Opportunities to Pick Your Own Blueberries During the COVID-19 Outbreak
“Stay at home” is certainly the best advice during this global pandemic. However, it is important to evaluate what types of resources you should gather at home with you. As an Agriculture agent, my perspective may be slightly different than most. While medical supplies and personal protective gear are critical if the virus has already taken hold, there are plenty of things you can do to prepare. My number one goal during this preparatory time is to “hoard” nutrition and build my immune system. Eat as many fresh fruits and vegetables as possible and maintain a strict vitamin regimen. The most important aspect of our society to keep in motion during COVID-19 is the food systems – that includes all people and infrastructure required for food production, maintenance, harvest, processing, transportation, distribution, selling and preparations for the table. The food systems are the most important operational systems that can protect us from this virus because they ultimately provide our nutrition.
In the most recent publication of the International Journal Advances in Nutrition, blueberries are touted as being a super-fruit due to their high concentrations of antioxidants and anthocyanins (https://academic.oup.com/advances/article/11/2/224/5536953). Of all the popular fruits consumed in the US, blueberries have the highest anthocyanin concentrations (387-487 mg/100g fresh) as shown in Table 1 (Kalt et al., 2020). Anthocyanins are the blue pigment phytochemical in blueberries that are ultimately responsible for their superior health benefits. Increased anthocyanin intake has been correlated with decreased cardiovascular mortality risk, 32% lower myocardial infarction, 10% reduction in hypertension, decreased inflammation, and slower rates of cognitive decline (Kalt et al., 2020).
With most of the public green spaces closed, the blueberry farm provides a needed opportunity to stroll through the trees and get some fresh air. Social distancing is feasible since several acres of blueberries are available to the public at a time. This provides a safer option from exposure than going to a crowded grocery store. Since you are the only one touching your blueberries, there is minimal risk of virus transmission on the fruit itself. In this arena, it is appropriate to hoard as many blueberries as you can pick since this option saves the blueberry farmers from excessive labor costs. Hopefully you will gather enough blueberries to last you through the year. You can enjoy them fresh for a few weeks in your cereal and smoothies, but they also store very well. According to the same article referenced above, freezing them immediately upon harvest is a wonderful way to maintain their valuable nutrients. After 10 months of storage in the freezer (0ºF or -18ºC), blueberries had only lost 12% of their initial anthocyanin concentrations (Kalt et al., 2020). Maintaining a nutritional balance through appropriate means (ie. fresh fruits and vegetables) is more critical than ever as we face the threats of this global pandemic. By picking and freezing blueberries, you will be more prepared in case there is a breakdown in certain parts of the food systems such as transportation and distribution which could result in the loss of availability in certain markets.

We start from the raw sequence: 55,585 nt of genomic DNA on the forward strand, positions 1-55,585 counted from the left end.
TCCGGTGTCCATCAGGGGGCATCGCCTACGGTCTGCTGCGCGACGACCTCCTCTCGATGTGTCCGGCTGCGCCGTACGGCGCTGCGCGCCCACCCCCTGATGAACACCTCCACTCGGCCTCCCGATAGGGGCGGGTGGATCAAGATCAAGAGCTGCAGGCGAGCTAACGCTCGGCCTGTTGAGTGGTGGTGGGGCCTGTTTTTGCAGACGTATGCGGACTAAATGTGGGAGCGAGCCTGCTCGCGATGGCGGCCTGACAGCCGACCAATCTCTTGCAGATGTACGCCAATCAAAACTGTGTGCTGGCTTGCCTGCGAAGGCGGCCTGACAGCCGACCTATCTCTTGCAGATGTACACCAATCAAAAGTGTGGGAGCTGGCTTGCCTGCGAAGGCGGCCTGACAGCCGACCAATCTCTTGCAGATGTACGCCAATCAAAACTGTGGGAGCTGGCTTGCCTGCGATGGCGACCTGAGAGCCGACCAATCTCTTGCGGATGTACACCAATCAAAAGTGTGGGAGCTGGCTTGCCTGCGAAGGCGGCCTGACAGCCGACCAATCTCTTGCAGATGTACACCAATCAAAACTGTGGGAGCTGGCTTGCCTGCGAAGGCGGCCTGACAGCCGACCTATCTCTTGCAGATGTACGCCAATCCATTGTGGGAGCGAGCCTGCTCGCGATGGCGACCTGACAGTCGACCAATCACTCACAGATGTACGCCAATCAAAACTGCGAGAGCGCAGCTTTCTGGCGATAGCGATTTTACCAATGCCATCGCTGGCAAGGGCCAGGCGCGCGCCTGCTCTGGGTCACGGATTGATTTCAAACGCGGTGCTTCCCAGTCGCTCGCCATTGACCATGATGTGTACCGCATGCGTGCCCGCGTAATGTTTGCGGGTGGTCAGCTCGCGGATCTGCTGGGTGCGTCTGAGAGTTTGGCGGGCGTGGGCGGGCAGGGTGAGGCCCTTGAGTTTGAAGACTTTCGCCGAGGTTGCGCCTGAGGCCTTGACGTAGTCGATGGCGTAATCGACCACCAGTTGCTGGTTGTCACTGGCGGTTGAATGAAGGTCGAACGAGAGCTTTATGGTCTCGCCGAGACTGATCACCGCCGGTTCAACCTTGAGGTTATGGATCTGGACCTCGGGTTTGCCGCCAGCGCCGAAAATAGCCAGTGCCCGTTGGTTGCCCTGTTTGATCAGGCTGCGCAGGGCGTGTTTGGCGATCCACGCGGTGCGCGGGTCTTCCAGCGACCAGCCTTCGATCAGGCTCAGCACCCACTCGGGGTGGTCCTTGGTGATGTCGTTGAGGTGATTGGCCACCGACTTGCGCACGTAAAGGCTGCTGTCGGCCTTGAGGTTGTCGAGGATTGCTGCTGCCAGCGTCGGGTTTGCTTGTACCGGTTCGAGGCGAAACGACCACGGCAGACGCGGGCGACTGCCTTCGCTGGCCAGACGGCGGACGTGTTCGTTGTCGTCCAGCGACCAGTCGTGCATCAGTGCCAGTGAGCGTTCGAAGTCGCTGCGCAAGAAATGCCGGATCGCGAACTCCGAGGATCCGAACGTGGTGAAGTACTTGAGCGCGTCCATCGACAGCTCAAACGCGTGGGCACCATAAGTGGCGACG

Where to UPICK?
Some local UPICK blueberry options in both Putnam and Flagler Counties are included below. Clay Ranch opened up their UPICK on April 3rd and they are very thankful for any and all visitors.
Clay Ranch Berry Farm, 1307 State Road 100 in Florahome (0.4 miles east of intersection of Highway 100 & 315)
Open Monday through Friday, 9:00AM til 6:00PM
Upick price – $3.50/lb (or Farmer picked 5-lb bags for $20)
HNH Blueberry Farm, 130 Bostwick Park Drive in Bostwick
Cowart Ranch & Farms – The Blueberry Strand, 8185 W Highway 100 in Bunnell
The author is employed by UF/IFAS Extension – An Equal Opportunity Institution.